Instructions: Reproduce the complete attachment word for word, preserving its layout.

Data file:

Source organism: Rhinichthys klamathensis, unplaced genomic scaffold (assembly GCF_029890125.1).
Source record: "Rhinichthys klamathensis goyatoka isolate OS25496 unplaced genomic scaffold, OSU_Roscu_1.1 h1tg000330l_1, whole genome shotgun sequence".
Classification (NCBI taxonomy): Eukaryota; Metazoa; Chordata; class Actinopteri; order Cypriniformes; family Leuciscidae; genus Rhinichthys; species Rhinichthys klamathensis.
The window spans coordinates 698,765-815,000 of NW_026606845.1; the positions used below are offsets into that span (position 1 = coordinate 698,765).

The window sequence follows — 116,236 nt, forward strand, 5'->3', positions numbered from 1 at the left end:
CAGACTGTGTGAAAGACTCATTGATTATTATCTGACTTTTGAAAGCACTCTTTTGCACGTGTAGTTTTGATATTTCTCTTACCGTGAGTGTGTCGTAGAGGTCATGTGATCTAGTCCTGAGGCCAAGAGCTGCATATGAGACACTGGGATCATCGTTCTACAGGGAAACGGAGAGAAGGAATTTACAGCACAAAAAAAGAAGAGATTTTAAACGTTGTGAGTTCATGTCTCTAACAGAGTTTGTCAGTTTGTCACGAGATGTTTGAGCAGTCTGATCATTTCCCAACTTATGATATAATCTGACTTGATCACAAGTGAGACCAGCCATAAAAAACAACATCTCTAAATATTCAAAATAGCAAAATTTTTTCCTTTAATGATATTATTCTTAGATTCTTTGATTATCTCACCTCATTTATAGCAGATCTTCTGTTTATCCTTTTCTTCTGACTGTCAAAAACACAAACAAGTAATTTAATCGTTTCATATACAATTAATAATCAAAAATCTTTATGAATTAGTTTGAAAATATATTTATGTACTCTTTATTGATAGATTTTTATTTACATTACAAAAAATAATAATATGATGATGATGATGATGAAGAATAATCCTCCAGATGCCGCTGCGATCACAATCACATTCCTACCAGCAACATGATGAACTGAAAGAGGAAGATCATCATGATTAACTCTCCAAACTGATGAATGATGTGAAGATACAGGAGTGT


Source organism: Rhinichthys klamathensis, unplaced genomic scaffold (assembly GCF_029890125.1).
Source record: "Rhinichthys klamathensis goyatoka isolate OS25496 unplaced genomic scaffold, OSU_Roscu_1.1 h1tg000330l_1, whole genome shotgun sequence".
Classification (NCBI taxonomy): Eukaryota; Metazoa; Chordata; class Actinopteri; order Cypriniformes; family Leuciscidae; genus Rhinichthys; species Rhinichthys klamathensis.
The window spans coordinates 698,765-815,000 of NW_026606845.1; the positions used below are offsets into that span (position 1 = coordinate 698,765).

The window sequence follows — 116,236 nt, forward strand, 5'->3', positions numbered from 1 at the left end:
CAGACTGTGTGAAAGACTCATTGATTATTATCTGACTTTTGAAAGCACTCTTTTGCACGTGTAGTTTTGATATTTCTCTTACCGTGAGTGTGTCGTAGAGGTCATGTGATCTAGTCCTGAGGCCAAGAGCTGCATATGAGACACTGGGATCATCGTTCTACAGGGAAACGGAGAGAAGGAATTTACAGCACAAAAAAAGAAGAGATTTTAAACGTTGTGAGTTCATGTCTCTAACAGAGTTTGTCAGTTTGTCACGAGATGTTTGAGCAGTCTGATCATTTCCCAACTTATGATATAATCTGACTTGATCACAAGTGAGACCAGCCATAAAAAACAACATCTCTAAATATTCAAAATAGCAAAATTTTTTCCTTTAATGATATTATTCTTAGATTCTTTGATTATCTCACCTCATTTATAGCAGATCTTCTGTTTATCCTTTTCTTCTGACTGTCAAAAACACAAACAAGTAATTTAATCGTTTCATATACAATTAATAATCAAAAATCTTTATGAATTAGTTTGAAAATATATTTATGTACTCTTTATTGATAGATTTTTATTTACATTACAAAAAATAATAATATGATGATGATGATGATGAAGAATAATCCTCCAGATGCCGCTGCGATCACAATCACATTCCTACCAGCAACATGATGAACTGAAAGAGGAAGATCATCATGATTAACTCTCCAAACTGATGAATGATGTGAAGATACAGGAGTGT